I always knew this would be a tricky one to write. It’s hard to know where to begin. So for want of a better idea:
Many years ago…
Although a big reader, I think I’ve always loved books (as objects) at least as much as their content. Seeing printed text in another language was even more exciting.
Learning French at school (my first experience of a foreign language) was frustratingly difficult. But I had a series of great teachers and soon I was buying French books with the intention to one day be able to decode them.
I visited my penpal (yes, I’m that old..) in her village outside Valence, south of Lyon. Her father had a well stocked wine cellar and her mother lavished food on me. (In particular, I remember a leg of lamb she put on to cook at lunch to eat at dinner and the rich gratin dauphinoise).
In my final year at school, we went to Wimereux, Nord-Pas-de Calais, and worked in a summer school. Wimereux is a beautiful town on the coast where the locals approached us in the street to find out what we were doing there. Led by our francophile teacher, we cooked French food and drank red wine and played badminton in the garden in the sun. It was perfectly relaxed and unpretentiously civilised. And I was left wanting more.
Still knowing very little about France beyond a little Voltaire and Camus, some colourful films with Audrey Tautou and Marion Cotillard, and the M Hulot films, I moved to Paris for my Erasmus. I rented a small studio on the 7th floor of an Haussmann building in the 8ème arrondissement with views of (the tip of) the Eiffel Tower, the Arc de Triomphe (by leaning dangerously far out the window) and (standing on a chair to see out the roof-window) the Sacré Cœur.
I met a beautiful girl of Lebanese heritage (in my experience, Lebanon has a knack for churning out gorgeous women) and we fell in love. There couldn’t be a better city to fall in love in. It was a young, playful, exciting romance.
We were very happy for a long time.
We travelled together on her tour des concours (a round trip of the grandes écoles for the entrance exams). Together, we saw Bordeaux, Reims, Rouen and Lille. She went on to study in the latter and I visited the city often after returning to Bristol.
With distance, things grew strained. I wasn’t always my best and in different cities we grew in different directions. But I’ll always remember my libanaise with affection.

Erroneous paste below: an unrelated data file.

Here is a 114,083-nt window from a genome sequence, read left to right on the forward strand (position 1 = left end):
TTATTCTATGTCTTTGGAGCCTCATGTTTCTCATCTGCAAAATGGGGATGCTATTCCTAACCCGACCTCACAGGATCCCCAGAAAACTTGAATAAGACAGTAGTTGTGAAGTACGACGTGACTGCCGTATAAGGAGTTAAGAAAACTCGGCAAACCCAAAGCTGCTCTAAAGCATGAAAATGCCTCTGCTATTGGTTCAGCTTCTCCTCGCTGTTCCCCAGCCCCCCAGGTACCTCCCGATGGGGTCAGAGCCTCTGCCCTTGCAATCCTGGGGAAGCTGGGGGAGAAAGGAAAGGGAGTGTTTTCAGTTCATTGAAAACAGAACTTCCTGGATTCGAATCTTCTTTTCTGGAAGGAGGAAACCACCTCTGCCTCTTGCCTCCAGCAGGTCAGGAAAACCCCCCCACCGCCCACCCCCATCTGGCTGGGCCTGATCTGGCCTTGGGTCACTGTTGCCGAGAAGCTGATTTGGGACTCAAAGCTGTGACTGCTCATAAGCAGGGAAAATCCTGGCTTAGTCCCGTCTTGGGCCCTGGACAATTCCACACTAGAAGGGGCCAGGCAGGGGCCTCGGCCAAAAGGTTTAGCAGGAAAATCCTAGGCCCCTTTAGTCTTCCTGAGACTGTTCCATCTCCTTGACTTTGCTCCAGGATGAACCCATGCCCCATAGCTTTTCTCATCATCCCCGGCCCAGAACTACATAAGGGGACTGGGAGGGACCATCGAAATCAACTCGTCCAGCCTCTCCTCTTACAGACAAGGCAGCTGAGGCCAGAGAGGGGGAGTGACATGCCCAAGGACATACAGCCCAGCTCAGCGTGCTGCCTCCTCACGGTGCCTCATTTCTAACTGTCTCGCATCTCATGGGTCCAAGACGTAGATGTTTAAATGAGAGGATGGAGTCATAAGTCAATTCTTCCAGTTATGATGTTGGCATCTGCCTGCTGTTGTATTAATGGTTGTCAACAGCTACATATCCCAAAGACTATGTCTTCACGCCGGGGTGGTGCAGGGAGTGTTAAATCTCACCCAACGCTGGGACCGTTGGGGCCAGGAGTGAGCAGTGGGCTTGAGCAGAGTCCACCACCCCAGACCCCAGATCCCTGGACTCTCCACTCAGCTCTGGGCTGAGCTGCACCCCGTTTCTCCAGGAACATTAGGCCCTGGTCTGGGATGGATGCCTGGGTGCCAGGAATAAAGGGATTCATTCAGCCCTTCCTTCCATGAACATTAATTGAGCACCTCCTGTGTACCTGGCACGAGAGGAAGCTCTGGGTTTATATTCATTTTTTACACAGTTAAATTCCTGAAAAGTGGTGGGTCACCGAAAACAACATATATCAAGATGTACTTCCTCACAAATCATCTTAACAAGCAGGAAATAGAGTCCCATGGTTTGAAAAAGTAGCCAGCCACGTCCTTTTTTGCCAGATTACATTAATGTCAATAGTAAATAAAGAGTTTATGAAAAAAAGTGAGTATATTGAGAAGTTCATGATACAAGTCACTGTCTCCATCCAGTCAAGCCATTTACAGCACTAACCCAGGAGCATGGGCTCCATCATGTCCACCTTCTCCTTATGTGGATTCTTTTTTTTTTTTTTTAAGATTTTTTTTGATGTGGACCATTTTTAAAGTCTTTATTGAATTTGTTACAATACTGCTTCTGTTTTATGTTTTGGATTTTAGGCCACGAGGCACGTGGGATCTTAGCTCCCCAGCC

She was meant to be une vraie demoiselle parisienne, but was born in the banlieux, with an Arabic name and a touch of caillera to her. Her French was eloquent and could be laden with slang. I learned my French from her. I spoke her French.
After we broke up, I found it hard speaking French. The words I used, I learned from her. The rhythm was hers. My mistakes were ones she had laughed at. The language reminded me of her.
I had also spent a long time imagining I would move back to France and suddenly, I didn’t know where to go. I took a trip by way of Angers, Tours, Strasbourg and Lyon and ended up in Spain. After a year there, I tried hard to find a job in the country that had meant so much to me for so long. In the end, feeling rejected, I settled in London.
While living in Granada, there was an American girl who wanted me to take her to Paris. She was charming and feisty. But Paris is too dear to me and I hesitated a moment too long. Instead, I next returned only this year with my Irish friend and an Andaluz. We watched France in the six nations.
While we were there, I served as designated translator. But where once I thought and dreamed in French, I now found it clumsy on my tongue. More often than not, Spanish words snuck in with the French.
For many years, France was my European dream. (The bank account I keep open ‘just in case’ attests to that). Now, I think it will remain a pleasant memory. I find my tastes are changing and France, like Britain, risks shrinking from the world. And there is much to love elsewhere. Still, first loves are hard to shake.